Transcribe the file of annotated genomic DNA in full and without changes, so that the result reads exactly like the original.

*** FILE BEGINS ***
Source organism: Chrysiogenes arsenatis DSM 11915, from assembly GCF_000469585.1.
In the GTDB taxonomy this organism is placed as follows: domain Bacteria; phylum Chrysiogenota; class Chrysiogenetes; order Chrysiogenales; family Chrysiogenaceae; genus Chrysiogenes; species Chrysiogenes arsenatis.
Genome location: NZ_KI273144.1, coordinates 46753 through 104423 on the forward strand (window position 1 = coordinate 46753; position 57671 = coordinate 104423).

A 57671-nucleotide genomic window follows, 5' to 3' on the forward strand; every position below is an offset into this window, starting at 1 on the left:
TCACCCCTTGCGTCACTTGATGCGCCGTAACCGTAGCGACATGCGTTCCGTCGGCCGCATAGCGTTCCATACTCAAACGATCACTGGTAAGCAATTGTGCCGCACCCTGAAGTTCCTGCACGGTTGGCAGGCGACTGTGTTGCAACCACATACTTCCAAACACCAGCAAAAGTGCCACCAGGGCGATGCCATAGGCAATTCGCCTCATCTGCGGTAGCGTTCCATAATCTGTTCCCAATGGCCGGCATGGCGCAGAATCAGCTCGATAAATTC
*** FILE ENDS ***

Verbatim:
Source organism: Chrysiogenes arsenatis DSM 11915, from assembly GCF_000469585.1.
In the GTDB taxonomy this organism is placed as follows: domain Bacteria; phylum Chrysiogenota; class Chrysiogenetes; order Chrysiogenales; family Chrysiogenaceae; genus Chrysiogenes; species Chrysiogenes arsenatis.
Genome location: NZ_KI273144.1, coordinates 46753 through 104423 on the forward strand (window position 1 = coordinate 46753; position 57671 = coordinate 104423).

A 57671-nucleotide genomic window follows, 5' to 3' on the forward strand; every position below is an offset into this window, starting at 1 on the left:
TCACCCCTTGCGTCACTTGATGCGCCGTAACCGTAGCGACATGCGTTCCGTCGGCCGCATAGCGTTCCATACTCAAACGATCACTGGTAAGCAATTGTGCCGCACCCTGAAGTTCCTGCACGGTTGGCAGGCGACTGTGTTGCAACCACATACTTCCAAACACCAGCAAAAGTGCCACCAGGGCGATGCCATAGGCAATTCGCCTCATCTGCGGTAGCGTTCCATAATCTGTTCCCAATGGCCGGCATGGCGCAGAATCAGCTCGATAAATTC